For the 3D-printed materials, three plates (5 mm length x 8 mm width x 1 mm height) were printed for each resin. For the milled resin, plates of the same dimensions were separated from a resin block. After all plates were prepared, one half of the plate was covered with isolating tape (Temflex 1700, 3M Electrical Markets Division, Austin, TX, USA) and the other half was treated by airborne particle abrasion (APA) using a dental air abrasion unit (Microetcher II, Danville Engineering, San Ramon, CA, USA) with alumina particles (50 μm, Bio-Art, São Carlos, SP, Brazil) during 10s at

0.2 MPa (47,51). The samples were then ultrasonicated for 3 min in distilled water. The other half of the plate was left untreated (No air abrasion, NAA). Then, the resin plates were stored in a desiccator with silica gel for 24 hours before sputter coating with gold (Desk ll, Denton Vacuum Inc., NJ, EUA) and examined using an SEM (JSM IT 300; Jeol, Tokyo, Japan) at 400X magnification.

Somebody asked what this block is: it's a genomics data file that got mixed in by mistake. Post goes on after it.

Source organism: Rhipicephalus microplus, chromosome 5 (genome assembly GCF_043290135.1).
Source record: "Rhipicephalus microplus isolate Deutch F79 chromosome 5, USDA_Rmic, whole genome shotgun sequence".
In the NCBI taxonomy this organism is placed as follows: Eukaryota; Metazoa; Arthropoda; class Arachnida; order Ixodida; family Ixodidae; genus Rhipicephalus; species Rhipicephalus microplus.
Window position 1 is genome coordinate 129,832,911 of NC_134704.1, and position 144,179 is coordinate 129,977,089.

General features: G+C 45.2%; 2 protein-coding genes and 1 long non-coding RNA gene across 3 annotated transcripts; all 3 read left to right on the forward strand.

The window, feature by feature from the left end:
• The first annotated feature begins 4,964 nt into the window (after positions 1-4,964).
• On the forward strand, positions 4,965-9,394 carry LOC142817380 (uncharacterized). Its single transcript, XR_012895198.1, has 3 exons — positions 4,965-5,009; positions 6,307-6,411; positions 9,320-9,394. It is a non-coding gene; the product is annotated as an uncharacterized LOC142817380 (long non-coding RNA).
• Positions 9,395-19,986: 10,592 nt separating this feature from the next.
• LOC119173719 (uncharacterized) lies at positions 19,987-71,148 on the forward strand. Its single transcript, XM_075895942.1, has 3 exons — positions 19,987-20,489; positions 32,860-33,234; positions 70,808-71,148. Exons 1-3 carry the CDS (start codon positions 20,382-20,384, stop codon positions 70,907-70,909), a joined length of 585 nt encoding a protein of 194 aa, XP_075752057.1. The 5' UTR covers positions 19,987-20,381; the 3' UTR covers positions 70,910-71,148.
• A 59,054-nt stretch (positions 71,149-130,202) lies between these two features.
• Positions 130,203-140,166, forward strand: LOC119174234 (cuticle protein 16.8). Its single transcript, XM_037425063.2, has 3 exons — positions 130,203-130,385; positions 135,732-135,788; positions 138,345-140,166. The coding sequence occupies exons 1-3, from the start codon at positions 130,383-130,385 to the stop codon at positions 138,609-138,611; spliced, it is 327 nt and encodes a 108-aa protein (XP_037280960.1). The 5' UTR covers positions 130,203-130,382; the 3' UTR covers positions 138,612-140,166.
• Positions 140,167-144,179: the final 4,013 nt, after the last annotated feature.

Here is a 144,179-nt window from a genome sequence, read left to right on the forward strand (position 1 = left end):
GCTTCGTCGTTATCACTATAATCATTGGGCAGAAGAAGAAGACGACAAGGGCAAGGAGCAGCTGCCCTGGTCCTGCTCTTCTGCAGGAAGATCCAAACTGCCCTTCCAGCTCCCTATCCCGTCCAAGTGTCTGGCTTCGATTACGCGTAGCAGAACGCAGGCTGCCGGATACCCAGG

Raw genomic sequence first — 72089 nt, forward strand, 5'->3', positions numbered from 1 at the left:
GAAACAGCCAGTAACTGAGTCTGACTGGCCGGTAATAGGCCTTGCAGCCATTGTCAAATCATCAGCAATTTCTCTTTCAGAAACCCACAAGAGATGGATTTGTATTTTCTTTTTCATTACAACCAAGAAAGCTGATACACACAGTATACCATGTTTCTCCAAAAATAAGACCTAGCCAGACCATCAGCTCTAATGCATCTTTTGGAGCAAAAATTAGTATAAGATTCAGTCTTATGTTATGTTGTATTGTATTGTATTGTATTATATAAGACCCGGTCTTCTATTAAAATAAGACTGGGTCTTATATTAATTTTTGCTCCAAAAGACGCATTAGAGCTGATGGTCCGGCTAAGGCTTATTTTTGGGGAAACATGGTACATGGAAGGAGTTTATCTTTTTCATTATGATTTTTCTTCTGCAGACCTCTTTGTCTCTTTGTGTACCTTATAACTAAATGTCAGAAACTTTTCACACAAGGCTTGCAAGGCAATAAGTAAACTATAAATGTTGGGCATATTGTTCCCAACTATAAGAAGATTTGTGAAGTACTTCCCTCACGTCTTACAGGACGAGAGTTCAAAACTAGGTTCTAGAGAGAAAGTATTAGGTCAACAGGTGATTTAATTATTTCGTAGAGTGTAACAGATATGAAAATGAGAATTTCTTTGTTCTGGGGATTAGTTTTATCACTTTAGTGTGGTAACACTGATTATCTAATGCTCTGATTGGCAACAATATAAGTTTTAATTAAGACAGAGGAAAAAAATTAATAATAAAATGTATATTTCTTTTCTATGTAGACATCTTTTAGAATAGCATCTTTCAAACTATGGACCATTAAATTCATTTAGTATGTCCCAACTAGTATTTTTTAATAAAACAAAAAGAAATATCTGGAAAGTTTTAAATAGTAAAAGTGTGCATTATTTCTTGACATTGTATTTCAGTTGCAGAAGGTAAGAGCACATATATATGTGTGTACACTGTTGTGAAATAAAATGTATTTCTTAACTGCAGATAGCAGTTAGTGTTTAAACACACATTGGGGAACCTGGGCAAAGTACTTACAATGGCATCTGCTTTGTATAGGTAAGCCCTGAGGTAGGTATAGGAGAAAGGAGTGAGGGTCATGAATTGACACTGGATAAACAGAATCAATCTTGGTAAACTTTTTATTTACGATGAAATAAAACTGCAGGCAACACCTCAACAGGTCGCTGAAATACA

Microtensile bond strength

For each evaluated resin, 64 cubic-shaped samples (5x5x5 mm) were fabricated using the previously described equipment and procedures (Figure 1.A). For each material, the blocks were randomly divided into four groups (16 cubes per group, 1 pair of blocks per bonded specimen) accor- ding to the surface treatments, APA or NAA and two resin cements (Panavia V5, PAN, Kuraray, and Rely X Ultimate, REX, 3M Oral Care). For the 3D-printed blocks, the face of the cubes where the fabrication supports were attached was painted using a water-resistant varnish (Colorama, CEIL Ind. Ltda., São Paulo, SP), Brazil, and for the milled resin, one of the faces was randomly selected for painting. The side of the block opposing the painted face was treated with APA or not (NAA) (Figure 1.B). Regardless the surface treatments (APA or NAA), the adhesive (for REX) or the primer (for PAN) were applied to provisional resins, followed by their respective resin cement (52).